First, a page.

"He is not someone known for telling the truth, and he hasn't been, he hasn't shown his test ... But the bigger point is that he is being extremely irresponsible," Amaral said.

A movement is growing inside Brazil calling for Bolsanaro's impeachment, but Amaral stopped short of supporting it at this time.

"I do think he should be held accountable for everything he's doing - but after the crisis. I don't think my country can handle another crisis on top of coronavirus right now," Amaral said.

President Trump has employed rhetoric similar to the claims made by the Brazilian president. Like Bolsanaro, Trump has dismissed fears about the virus, saying it would "go away" and describing it as a political "hoax".

But Amaral says that while Bolosonaro is a fan of Trump, the two leaders' response to the virus differs.

"President Trump is more pragmatic. When he saw all of the people who were dying in the US, when he saw all of what that meant to his popularity, to the economy, he changed his attitude, and Bolsonaro is not changing the attitude," Amaral said.

In this week's Special Interview, we discuss Jair Bolsanaro's defiance in the face of the coronavirus with


CNN's Jake Tapper presses Health and Human Services Secretary Alex Azar about the high death toll in the US from Covid-19.
On today's What America's Thinking, a new Hill-HarrisX poll finds 4 in 10 voters believe the number of coronavirus-related deaths has been largely due to poor policy choices made by the government while over a third believe the same of the record job loss. Director of policy and senior economist of the Economic Policy Institute, Heidi Shierholz, joins Hill TV and argues how poor policy choices have led to the economic damage the country faces today. This survey was conducted online within the United States from May 18-19, 2020 among 932 registered voters by HarrisX. The sampling margin of error of this poll is plus or minus 3.2 percentage points. The results reflect a nationally representative sample of registered voters. Results were weighted for age within gender, region, race/ethnicity, income, political party, and education where necessary to align them with their actual proportions in the population.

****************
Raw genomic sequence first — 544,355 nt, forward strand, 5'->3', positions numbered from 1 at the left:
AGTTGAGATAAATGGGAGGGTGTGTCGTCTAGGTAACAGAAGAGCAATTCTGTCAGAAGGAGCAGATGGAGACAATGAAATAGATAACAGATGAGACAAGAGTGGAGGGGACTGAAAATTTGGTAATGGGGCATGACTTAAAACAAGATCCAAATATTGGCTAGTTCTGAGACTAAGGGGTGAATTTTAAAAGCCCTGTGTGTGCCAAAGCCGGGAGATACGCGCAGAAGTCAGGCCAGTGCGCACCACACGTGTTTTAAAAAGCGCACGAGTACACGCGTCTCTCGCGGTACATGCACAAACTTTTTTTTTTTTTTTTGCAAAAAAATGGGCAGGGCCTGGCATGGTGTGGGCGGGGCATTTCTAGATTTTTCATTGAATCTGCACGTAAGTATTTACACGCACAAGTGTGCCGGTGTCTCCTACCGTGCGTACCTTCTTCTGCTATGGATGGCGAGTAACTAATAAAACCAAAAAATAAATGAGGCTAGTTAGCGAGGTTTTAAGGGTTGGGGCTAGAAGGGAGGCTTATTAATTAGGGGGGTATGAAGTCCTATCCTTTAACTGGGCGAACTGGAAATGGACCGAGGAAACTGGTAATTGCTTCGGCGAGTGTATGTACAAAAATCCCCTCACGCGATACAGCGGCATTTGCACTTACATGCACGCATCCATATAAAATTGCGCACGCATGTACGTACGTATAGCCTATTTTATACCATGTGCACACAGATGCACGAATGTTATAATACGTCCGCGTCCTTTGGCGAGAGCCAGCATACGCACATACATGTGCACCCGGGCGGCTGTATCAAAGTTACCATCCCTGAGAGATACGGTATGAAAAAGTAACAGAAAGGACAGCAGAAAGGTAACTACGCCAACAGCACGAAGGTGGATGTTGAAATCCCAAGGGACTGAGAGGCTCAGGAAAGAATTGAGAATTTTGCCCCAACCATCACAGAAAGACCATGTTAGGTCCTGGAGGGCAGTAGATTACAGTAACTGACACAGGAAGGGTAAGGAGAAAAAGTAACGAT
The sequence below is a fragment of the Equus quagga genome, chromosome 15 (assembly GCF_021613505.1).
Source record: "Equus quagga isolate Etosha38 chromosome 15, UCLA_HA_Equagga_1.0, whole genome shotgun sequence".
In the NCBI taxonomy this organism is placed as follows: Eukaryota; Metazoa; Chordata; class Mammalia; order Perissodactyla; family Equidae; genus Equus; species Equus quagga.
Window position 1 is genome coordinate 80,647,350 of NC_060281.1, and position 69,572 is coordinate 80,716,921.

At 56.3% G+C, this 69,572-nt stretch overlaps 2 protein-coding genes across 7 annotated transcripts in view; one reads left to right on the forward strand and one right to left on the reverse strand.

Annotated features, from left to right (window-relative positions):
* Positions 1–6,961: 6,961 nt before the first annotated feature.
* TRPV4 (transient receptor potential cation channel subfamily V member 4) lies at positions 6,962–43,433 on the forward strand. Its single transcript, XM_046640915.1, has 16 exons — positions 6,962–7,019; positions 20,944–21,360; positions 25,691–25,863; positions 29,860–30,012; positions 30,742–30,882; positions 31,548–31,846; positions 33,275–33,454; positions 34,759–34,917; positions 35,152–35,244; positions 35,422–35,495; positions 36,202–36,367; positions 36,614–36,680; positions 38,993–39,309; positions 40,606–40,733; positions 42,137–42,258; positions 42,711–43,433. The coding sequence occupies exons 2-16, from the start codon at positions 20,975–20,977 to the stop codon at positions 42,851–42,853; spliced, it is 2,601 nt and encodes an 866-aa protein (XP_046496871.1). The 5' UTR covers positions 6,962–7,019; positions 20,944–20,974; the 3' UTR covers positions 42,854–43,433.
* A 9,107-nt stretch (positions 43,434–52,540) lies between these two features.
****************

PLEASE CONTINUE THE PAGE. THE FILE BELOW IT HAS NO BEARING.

The number of people infected by covid-19 is more than one million globally. The number who have died is almost 60,000.
The United States currently has the highest number of infections. Italy, the largest number of deaths.
Yet some countries appear to be succeeding at 'flattening the curve'.
The number of new cases each day appears to be falling in nations such as Taiwan, Canada, South Korea and Iceland.
They have all shown that the rate of infections can be slowed down.
The United States, which has been criticised for a slow and ineffective response, seems to have now become the main center of the pandemic.
But US President Donald Trump says he has just the man to help tackle the crisis.
His senior adviser and son-in-law, Jared Kushner is leading the Coronavirus Task Force.
So how have some countries managed to control the rate of infections and deaths?
And can others - Italy and Spain - bring theirs down?

Presenter: Peter Dobbie

Guests
Gloria Taliani, infectious disease doctor and member of the COVID19 Task Force of the Italian Civil Protection System.
Drew Thompson, Senior Research Fellow at the National University of Singapore and a former U.S. Department of Defense Official.
Annie Sparrow, Emergency and Critical Care Physician.
The United States is now the epicenter of the coronavirus pandemic, and it's disproportionately impacting African Americans. In some states and cities, black Americans make up the majority of deaths from COVID-19. DW correspondent Stefan Simons went to a hospital in Washington DC to find out more.